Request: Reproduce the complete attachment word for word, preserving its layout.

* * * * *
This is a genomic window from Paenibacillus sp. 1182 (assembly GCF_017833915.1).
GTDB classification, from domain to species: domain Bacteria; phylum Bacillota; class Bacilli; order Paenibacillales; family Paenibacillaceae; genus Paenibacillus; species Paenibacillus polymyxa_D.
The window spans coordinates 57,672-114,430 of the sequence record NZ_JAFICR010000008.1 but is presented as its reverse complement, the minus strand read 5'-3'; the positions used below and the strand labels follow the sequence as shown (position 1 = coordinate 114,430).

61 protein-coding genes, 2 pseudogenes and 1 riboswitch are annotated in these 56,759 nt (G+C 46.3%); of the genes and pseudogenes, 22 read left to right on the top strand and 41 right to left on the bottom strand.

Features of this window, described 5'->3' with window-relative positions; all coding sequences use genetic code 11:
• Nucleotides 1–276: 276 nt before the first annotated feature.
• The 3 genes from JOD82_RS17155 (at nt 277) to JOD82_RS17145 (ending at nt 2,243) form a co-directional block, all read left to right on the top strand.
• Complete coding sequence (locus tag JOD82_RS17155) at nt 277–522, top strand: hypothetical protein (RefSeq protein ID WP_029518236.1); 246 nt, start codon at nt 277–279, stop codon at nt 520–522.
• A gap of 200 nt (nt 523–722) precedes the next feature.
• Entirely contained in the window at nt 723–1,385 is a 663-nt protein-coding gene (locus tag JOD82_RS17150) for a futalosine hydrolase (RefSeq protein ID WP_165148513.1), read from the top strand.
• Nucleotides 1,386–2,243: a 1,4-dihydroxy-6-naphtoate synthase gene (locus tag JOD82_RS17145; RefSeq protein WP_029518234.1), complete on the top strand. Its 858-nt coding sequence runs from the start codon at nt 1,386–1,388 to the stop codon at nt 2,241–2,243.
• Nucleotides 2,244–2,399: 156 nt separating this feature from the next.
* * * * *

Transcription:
This is a genomic window from Paenibacillus sp. 1182 (assembly GCF_017833915.1).
GTDB classification, from domain to species: domain Bacteria; phylum Bacillota; class Bacilli; order Paenibacillales; family Paenibacillaceae; genus Paenibacillus; species Paenibacillus polymyxa_D.
The window spans coordinates 57,672-114,430 of the sequence record NZ_JAFICR010000008.1 but is presented as its reverse complement, the minus strand read 5'-3'; the positions used below and the strand labels follow the sequence as shown (position 1 = coordinate 114,430).

61 protein-coding genes, 2 pseudogenes and 1 riboswitch are annotated in these 56,759 nt (G+C 46.3%); of the genes and pseudogenes, 22 read left to right on the top strand and 41 right to left on the bottom strand.

Features of this window, described 5'->3' with window-relative positions; all coding sequences use genetic code 11:
• Nucleotides 1–276: 276 nt before the first annotated feature.
• The 3 genes from JOD82_RS17155 (at nt 277) to JOD82_RS17145 (ending at nt 2,243) form a co-directional block, all read left to right on the top strand.
• Complete coding sequence (locus tag JOD82_RS17155) at nt 277–522, top strand: hypothetical protein (RefSeq protein ID WP_029518236.1); 246 nt, start codon at nt 277–279, stop codon at nt 520–522.
• A gap of 200 nt (nt 523–722) precedes the next feature.
• Entirely contained in the window at nt 723–1,385 is a 663-nt protein-coding gene (locus tag JOD82_RS17150) for a futalosine hydrolase (RefSeq protein ID WP_165148513.1), read from the top strand.
• Nucleotides 1,386–2,243: a 1,4-dihydroxy-6-naphtoate synthase gene (locus tag JOD82_RS17145; RefSeq protein WP_029518234.1), complete on the top strand. Its 858-nt coding sequence runs from the start codon at nt 1,386–1,388 to the stop codon at nt 2,241–2,243.
• Nucleotides 2,244–2,399: 156 nt separating this feature from the next.